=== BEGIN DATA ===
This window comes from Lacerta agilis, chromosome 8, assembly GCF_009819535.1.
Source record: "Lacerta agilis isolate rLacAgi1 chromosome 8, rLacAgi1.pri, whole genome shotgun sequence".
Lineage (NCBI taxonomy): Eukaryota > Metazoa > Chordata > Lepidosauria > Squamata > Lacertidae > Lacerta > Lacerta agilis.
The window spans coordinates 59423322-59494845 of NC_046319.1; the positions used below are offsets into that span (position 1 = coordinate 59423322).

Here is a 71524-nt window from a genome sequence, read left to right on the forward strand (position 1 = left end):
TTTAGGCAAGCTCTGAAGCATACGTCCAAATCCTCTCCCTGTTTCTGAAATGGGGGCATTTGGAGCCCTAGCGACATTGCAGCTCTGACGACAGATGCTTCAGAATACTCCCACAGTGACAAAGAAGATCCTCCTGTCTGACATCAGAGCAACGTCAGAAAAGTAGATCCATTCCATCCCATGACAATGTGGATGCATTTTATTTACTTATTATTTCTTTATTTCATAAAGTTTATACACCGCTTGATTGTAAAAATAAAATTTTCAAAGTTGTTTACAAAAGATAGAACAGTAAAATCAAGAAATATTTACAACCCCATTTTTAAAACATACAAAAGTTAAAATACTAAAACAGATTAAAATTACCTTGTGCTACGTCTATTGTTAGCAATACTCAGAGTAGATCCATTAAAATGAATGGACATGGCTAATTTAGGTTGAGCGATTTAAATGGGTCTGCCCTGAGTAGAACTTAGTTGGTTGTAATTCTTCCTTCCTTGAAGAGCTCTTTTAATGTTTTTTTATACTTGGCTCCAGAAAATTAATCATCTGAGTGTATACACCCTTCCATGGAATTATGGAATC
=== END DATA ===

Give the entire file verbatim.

This window comes from Lacerta agilis, chromosome 8, assembly GCF_009819535.1.
Source record: "Lacerta agilis isolate rLacAgi1 chromosome 8, rLacAgi1.pri, whole genome shotgun sequence".
Lineage (NCBI taxonomy): Eukaryota > Metazoa > Chordata > Lepidosauria > Squamata > Lacertidae > Lacerta > Lacerta agilis.
The window spans coordinates 59423322-59494845 of NC_046319.1; the positions used below are offsets into that span (position 1 = coordinate 59423322).

Here is a 71524-nt window from a genome sequence, read left to right on the forward strand (position 1 = left end):
TTTAGGCAAGCTCTGAAGCATACGTCCAAATCCTCTCCCTGTTTCTGAAATGGGGGCATTTGGAGCCCTAGCGACATTGCAGCTCTGACGACAGATGCTTCAGAATACTCCCACAGTGACAAAGAAGATCCTCCTGTCTGACATCAGAGCAACGTCAGAAAAGTAGATCCATTCCATCCCATGACAATGTGGATGCATTTTATTTACTTATTATTTCTTTATTTCATAAAGTTTATACACCGCTTGATTGTAAAAATAAAATTTTCAAAGTTGTTTACAAAAGATAGAACAGTAAAATCAAGAAATATTTACAACCCCATTTTTAAAACATACAAAAGTTAAAATACTAAAACAGATTAAAATTACCTTGTGCTACGTCTATTGTTAGCAATACTCAGAGTAGATCCATTAAAATGAATGGACATGGCTAATTTAGGTTGAGCGATTTAAATGGGTCTGCCCTGAGTAGAACTTAGTTGGTTGTAATTCTTCCTTCCTTGAAGAGCTCTTTTAATGTTTTTTTATACTTGGCTCCAGAAAATTAATCATCTGAGTGTATACACCCTTCCATGGAATTATGGAATC